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Emig, C.C.; Roldán, C.; Viéitez, J.M. (2001). Phoronida, in: Costello, M.J. et al. (Ed.) European register of marine species: a check-list of the marine species in Europe and a bibliography of guides to their identification. Collection Patrimoines Naturels, 50: pp. 324-325
In: Costello, M.J.; Emblow, C.; White, R.J. (Ed.) (2001). European register of marine species: a check-list of the marine species in Europe and a bibliography of guides to their identification. Collection Patrimoines Naturels, 50. Muséum national d'Histoire naturelle: Paris. ISBN 2-85653-538-0. 463 pp., more
In: Collection Patrimoines Naturels. Muséum national d'Histoire naturelle: Paris. ISSN 1158-422X
Currently only two genera, Phoronis, Wright, and Phoronopsis, Gilchrist, are recognised, together with respectively seven and three well-defined species (Emig, 1971, 1979, 1982). The name Phoronis, given by Wright (1856) from the genus name, is one of the numerous epithets of the Egyptian goddess Isis (Wright, 1856). The genus Phoronopsis has an epidermal invagination at the base of the lophophore.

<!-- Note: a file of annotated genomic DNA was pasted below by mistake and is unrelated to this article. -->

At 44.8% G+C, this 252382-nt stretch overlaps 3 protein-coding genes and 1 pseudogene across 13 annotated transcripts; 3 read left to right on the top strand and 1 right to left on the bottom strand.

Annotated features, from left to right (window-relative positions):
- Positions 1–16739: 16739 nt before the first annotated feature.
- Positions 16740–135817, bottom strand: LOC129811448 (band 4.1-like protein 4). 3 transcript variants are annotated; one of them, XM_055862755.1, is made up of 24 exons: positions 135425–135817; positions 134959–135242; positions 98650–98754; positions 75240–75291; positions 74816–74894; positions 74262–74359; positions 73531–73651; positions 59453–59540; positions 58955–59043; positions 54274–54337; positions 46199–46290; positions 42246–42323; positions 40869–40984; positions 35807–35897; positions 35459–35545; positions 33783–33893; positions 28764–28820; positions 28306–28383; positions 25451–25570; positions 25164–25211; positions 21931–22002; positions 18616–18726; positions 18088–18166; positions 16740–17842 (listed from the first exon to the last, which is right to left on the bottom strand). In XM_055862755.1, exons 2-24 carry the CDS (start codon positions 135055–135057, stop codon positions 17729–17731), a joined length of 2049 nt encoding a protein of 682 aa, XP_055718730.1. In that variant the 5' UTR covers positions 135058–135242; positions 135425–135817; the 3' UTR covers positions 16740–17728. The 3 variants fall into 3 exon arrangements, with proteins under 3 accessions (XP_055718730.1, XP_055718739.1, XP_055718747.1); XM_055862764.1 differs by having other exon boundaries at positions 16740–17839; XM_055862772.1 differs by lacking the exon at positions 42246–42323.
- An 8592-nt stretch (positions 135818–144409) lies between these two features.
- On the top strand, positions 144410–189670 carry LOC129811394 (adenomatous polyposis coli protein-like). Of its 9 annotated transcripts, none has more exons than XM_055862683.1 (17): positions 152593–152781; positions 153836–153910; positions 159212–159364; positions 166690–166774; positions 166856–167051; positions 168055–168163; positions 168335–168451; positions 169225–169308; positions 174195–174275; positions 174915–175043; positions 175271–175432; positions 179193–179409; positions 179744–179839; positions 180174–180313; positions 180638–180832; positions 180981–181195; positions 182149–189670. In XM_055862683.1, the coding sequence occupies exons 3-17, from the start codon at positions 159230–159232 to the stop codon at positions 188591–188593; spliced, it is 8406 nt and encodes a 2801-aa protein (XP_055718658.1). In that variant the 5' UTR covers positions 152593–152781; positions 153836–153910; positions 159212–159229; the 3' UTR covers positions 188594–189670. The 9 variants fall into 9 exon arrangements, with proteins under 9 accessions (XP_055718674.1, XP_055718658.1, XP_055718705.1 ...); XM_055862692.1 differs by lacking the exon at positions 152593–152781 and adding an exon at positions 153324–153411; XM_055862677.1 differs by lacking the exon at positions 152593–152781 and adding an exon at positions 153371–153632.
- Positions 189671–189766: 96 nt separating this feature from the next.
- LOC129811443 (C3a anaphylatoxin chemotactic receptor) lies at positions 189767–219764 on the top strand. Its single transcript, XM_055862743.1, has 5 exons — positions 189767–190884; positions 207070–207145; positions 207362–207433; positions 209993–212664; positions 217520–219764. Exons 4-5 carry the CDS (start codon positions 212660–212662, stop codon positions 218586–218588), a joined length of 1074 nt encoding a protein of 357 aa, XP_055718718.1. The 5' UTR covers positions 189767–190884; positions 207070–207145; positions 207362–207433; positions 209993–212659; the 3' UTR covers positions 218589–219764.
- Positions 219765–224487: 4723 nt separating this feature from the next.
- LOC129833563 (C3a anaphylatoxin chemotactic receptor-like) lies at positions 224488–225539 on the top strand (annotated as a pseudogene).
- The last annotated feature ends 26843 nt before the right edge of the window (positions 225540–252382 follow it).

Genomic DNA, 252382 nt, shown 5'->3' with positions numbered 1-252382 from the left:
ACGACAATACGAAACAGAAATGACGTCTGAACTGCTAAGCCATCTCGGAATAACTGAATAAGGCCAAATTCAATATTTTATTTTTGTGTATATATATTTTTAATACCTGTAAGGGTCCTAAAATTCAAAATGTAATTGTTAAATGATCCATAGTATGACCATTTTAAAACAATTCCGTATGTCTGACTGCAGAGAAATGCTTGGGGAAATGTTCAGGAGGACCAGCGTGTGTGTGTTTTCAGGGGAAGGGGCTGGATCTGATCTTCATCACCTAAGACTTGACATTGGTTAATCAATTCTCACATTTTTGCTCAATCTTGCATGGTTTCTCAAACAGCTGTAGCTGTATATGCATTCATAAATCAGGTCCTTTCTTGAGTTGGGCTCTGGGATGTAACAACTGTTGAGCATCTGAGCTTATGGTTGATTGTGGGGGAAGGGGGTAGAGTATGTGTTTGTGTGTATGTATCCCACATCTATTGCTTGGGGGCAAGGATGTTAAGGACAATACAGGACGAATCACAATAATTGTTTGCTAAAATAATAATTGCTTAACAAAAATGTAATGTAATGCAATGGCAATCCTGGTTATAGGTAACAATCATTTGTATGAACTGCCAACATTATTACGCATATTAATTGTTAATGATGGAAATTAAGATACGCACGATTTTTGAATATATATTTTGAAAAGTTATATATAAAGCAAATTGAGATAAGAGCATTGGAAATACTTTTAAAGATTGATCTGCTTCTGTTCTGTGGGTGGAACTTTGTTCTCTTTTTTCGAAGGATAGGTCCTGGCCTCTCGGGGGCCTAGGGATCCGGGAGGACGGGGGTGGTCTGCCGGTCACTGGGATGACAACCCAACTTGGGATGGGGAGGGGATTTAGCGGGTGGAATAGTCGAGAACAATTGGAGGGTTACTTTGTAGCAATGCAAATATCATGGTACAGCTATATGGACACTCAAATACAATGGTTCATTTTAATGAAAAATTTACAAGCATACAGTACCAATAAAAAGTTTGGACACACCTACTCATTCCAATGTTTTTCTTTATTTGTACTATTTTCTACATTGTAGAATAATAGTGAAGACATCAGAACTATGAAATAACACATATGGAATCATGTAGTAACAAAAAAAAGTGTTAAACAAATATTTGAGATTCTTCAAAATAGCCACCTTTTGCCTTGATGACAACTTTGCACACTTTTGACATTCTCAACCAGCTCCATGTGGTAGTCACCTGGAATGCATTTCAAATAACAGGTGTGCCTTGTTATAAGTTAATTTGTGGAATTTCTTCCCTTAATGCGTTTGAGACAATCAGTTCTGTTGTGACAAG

The characteristic larva of the Phoronida, named actinotroch or Actinotrocha, has been described near Helgoland (Germany) by Müller (1846). He considered it as an adult form, and named it Actinotrocha branchiata. The transformation of the actinotroch into an adult phoronid was described for the first time by Kowalevsky (1867) who, following the metamorphosis, realised that the Actinotrocha was a larval stage of Wright's Phoronis species.
Separate names for larval and adult forms are still used in taxonomy. Despite the priority of the larval name Actinotrocha, the International Commission of Zoological Nomenclature accepted also as valid the name Phoronis. Consequently, the actinotroch keeps a separate "generic" name considered as a technical term under Actinotrocha (see Silén, 1952) which is sometimes still different from the adult species name.
From data of recent ecological surveys in Europe, mainly in the south of the Iberian Peninsula, the Chafarinas Islands and Canary Islands (Emig et al. 1999a, 199b, 2000), the number of phoronid species occuring in the European waters increased to 9 of 10 species known in the world. The species not recorded in Europe, Phoronis ijimai, is presently known from Pacific and N. W. Atlantic waters. The Iberian Peninsula and the surrounding islands represent a privileged area for the Phoronida because all 9 species has been recorded along their coasts.
For more detailed information on Phoronida see the website at http://www.com.univ-mrs.fr/DIMAR/Phoro/.
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